Summary and Analysis
Epilogue: The Last Color: Wood in the Afternoon
Ilsa Hermann and the mayor pick Liesel up at the police station; they call her the girl with the accordion. At 8 Grande Strasse, Liesel talks to herself through the night. She has no dreams and hates waking up. For four days she hardly eats and doesn't bathe, not even on the day of Rosa and Hans's funeral; she carries the dirt and destruction of Himmel Street with her, and she visits the Amper River to speak to Rudy. Eventually, she remembers her books and returns to the site of the bombing to retrieve them, but she can't find any. Alex Steiner, given leave because of the bombing, returns and visits Liesel. He regrets not letting Rudy go away to that school; he wishes he could have been on Himmel Street instead of his son. Liesel tells him that she kissed Rudy's lips after the bombing, which embarrasses her, but she wanted him to know. The afternoon is silver.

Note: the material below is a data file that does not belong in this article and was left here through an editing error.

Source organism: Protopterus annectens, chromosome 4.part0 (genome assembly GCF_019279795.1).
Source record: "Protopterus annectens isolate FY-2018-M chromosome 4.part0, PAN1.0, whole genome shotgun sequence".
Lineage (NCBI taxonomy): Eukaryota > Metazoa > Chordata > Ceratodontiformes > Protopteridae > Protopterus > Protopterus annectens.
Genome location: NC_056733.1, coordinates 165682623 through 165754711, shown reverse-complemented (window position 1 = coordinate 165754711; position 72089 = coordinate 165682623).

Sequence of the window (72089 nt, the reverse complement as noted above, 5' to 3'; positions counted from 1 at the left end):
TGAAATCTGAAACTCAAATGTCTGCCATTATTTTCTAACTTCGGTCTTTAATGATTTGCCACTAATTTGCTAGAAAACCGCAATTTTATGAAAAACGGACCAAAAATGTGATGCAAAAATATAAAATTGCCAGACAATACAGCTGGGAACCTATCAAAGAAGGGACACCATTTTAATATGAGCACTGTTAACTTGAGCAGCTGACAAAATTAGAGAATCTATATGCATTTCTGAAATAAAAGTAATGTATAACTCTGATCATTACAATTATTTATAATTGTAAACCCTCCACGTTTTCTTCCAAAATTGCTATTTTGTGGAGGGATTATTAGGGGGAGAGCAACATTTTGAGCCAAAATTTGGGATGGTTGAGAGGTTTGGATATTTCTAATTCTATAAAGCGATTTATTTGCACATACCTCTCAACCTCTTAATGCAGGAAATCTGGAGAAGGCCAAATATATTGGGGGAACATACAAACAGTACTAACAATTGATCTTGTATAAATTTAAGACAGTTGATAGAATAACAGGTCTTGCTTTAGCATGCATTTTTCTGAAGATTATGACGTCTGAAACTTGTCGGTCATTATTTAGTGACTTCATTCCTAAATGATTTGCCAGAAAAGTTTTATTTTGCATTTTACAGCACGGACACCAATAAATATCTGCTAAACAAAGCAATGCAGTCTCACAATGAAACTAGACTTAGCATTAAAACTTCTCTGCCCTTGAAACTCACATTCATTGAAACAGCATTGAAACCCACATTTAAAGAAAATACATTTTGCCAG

Just as Ilsa Hermann provided refuge for Liesel with her library, now she comes to offer Liesel a place in their home. Throughout the novel, Frau Hermann has nourished Liesel with words and it was her gift that saved Liesel's life. In this chapter, Frau Hermann continues to fill the role as Liesel's rescuer.
Liesel's decision not to wash the dirt of the Himmel Street bombing from her body indicates how she is carrying the events of that day with her, physically and emotionally. She serves as a reminder, too, to those at the funeral who see the girl covered in so much grime.
Death's description of the silver sky during Liesel's chat with Alex Steiner recalls the silver eyes of Hans Hubermann and how he is watching over his daughter.